The reasons NFL-caliber players choose small schools can vary from player to player. Academics can play a key role. Sometimes, a kid just isn’t done growing.
When it was time for Fusco to leave Cranberry Township, Pa., his only choices were Slippery Rock and Youngstown State, an FCS school just over the Ohio-Pennsylvania border.
“The University of Buffalo had some interest, but not a whole lot,” Fusco said. “Then again, I was probably about 6-3, 220 pounds in high school. I was pretty thin. I didn’t take the weight room as seriously as I do now.”
Small-school players with NFL aspirations know the climb will be a steep one. Fusco was the first player from Slippery Rock ever invited to the NFL scouting combine. He also became the highest-drafted player in school history when the Vikings took him in the sixth round with the 172nd overall pick of last year’s draft.
“Those small-school guys that make it have that ‘want-to,’ ” Vikings special teams coach Mike Prieffer said. “They want to practice. They want to be coached.
“Look at a guy like Marc Mariani, the returner with the Tennessee Titans. He was a seventh-round pick (No. 222 in 2010). He came from Montana. You look at what he did in college and if he had come from Oklahoma or Texas, he’d have been a third-rounder.”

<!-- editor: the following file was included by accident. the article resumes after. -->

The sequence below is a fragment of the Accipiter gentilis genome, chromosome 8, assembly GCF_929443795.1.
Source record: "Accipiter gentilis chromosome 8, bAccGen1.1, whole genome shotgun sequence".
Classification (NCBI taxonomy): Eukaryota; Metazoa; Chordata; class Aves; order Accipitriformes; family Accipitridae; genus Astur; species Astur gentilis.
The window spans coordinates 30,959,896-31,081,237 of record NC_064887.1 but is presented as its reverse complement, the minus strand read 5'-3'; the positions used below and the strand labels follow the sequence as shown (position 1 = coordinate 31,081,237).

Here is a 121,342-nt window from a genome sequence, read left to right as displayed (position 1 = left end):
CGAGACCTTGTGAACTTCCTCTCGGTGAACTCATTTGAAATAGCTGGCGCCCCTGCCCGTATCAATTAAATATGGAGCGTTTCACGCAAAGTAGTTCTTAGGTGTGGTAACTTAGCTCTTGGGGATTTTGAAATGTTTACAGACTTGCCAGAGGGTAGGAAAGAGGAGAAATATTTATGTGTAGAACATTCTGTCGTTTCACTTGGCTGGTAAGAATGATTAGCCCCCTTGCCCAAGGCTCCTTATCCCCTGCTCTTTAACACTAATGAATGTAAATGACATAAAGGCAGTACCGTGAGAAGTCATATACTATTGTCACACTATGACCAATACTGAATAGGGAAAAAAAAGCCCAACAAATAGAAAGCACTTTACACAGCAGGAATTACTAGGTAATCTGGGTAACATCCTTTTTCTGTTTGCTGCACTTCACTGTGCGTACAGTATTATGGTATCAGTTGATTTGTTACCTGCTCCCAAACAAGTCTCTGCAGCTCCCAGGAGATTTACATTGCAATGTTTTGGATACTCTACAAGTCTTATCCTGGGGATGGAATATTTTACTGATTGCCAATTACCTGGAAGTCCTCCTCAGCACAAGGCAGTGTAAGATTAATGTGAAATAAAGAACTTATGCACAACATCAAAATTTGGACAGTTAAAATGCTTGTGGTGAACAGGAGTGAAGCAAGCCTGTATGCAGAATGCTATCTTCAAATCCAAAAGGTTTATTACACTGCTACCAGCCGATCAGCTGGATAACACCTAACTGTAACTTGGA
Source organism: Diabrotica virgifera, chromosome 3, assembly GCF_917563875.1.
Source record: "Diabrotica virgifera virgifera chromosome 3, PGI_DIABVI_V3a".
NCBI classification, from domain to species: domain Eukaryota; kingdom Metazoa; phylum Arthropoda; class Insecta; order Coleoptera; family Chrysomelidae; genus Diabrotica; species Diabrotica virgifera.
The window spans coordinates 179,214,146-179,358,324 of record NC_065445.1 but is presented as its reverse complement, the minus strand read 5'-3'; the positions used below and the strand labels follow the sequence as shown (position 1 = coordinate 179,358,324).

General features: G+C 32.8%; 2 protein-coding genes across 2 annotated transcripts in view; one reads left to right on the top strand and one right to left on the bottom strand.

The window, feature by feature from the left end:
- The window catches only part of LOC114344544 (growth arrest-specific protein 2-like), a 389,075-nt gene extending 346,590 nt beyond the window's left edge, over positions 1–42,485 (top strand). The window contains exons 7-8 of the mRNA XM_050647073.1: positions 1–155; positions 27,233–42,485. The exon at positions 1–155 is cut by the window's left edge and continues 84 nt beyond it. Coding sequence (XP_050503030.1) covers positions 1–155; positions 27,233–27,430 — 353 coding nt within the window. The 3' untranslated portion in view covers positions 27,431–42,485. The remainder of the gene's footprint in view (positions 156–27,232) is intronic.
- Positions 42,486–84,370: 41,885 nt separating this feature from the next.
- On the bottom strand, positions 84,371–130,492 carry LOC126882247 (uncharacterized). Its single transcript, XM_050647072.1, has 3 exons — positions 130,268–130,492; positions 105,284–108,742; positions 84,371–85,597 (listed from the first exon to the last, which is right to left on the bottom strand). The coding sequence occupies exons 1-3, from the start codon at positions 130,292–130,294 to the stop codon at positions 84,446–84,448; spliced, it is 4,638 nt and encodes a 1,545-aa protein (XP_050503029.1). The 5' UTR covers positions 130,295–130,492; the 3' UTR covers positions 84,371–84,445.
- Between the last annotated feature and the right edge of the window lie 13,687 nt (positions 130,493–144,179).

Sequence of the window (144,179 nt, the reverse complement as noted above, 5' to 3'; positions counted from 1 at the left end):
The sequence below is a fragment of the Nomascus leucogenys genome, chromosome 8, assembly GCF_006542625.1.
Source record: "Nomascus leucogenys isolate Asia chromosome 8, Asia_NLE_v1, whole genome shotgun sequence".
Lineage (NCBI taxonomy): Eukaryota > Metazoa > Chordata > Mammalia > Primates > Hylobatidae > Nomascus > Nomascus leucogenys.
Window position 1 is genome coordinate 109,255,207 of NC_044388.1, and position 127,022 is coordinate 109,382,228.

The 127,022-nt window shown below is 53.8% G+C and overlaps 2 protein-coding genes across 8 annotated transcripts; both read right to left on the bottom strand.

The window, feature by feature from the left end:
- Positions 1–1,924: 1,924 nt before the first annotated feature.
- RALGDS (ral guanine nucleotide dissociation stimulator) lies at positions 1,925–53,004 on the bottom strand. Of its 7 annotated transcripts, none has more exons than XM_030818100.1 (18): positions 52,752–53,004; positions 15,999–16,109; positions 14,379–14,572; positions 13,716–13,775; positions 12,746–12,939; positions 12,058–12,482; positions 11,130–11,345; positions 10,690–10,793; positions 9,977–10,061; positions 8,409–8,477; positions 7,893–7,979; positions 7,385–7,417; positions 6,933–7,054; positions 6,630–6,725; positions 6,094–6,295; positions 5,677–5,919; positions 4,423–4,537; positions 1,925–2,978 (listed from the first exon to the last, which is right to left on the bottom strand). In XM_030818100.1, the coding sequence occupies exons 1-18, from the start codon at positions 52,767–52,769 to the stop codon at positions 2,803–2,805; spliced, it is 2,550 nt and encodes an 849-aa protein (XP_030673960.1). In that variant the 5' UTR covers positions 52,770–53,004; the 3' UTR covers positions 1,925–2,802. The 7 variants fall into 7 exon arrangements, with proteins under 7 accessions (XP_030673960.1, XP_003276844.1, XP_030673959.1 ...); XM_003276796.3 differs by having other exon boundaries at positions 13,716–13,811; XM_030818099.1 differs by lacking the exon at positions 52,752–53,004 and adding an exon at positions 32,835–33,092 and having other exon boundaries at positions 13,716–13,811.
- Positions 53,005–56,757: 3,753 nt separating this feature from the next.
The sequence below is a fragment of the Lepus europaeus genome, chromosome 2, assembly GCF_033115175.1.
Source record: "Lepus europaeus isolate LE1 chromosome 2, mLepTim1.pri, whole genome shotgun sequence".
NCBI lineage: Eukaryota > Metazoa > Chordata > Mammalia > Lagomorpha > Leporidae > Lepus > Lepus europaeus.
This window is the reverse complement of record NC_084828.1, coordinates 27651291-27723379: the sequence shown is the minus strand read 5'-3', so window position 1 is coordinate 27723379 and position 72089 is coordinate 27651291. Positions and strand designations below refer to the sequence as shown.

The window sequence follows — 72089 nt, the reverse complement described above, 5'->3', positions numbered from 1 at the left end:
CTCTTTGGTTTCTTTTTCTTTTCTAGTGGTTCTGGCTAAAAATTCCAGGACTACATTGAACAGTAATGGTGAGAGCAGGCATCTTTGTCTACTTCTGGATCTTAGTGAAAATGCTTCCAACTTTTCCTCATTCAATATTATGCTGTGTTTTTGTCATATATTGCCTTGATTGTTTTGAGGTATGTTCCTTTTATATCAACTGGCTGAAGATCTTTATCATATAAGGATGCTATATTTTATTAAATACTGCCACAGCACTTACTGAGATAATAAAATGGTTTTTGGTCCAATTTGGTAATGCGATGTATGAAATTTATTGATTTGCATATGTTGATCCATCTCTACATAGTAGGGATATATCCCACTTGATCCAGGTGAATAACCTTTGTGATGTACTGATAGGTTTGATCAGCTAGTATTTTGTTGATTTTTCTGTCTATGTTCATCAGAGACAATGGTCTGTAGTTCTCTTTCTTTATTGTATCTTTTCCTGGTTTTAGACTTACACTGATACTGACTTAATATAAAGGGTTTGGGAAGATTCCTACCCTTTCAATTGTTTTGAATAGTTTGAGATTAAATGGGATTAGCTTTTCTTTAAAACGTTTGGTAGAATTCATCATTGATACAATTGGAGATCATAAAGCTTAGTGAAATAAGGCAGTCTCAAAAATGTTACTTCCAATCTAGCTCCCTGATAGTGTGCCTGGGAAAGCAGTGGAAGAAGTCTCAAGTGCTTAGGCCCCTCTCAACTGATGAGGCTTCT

In his fourth NFL game in 2010, Mariani returned a kickoff 98 yards for a touchdown. In his 11th game, he took a punt 87 yards for a touchdown. He made the Pro Bowl, where he set the record for most return yards in a game (326).
Some NFL hopefuls try on their own to map the best route to the NFL. Burton, the Vikings receiver, got some great advice from a person who knew little about the NFL: Jan Burton, his mom.
“After my junior college year, I had Oregon, Arizona, Oklahoma and Kansas looking at me,” Burton said. “But I would have had to sit out 2009 for classes. I asked my mom, ‘What do you think? Do I sit out a year or do I go Division II and play right away?’ She looked at me and said, ‘If you play well, the NFL will see you anywhere.’ So I went D-II.”
Sullivan remembers draft day last year when the Vikings selected Fusco, a college center who had never played guard before.
“My initial reaction was I hope he can play,” Sullivan said. “But, honestly, anymore, you really can’t judge a guy based just on the size of his alma mater. Although I will say we’re constantly imitating Fusco because he has this weird Pennsylvania Dutch accent.”
Fusco remembers his sometimes overwhelming transition to the NFL. He played in three games with no starts as a rookie but quickly turned heads with his Shrek-ian strength.
“There’s always going to be a little jab here and there for the guys from smaller schools,” Fusco said. “It’s all in good fun. But I had confidence in my game. I compete with these guys, and I shut them up a little bit sometimes.”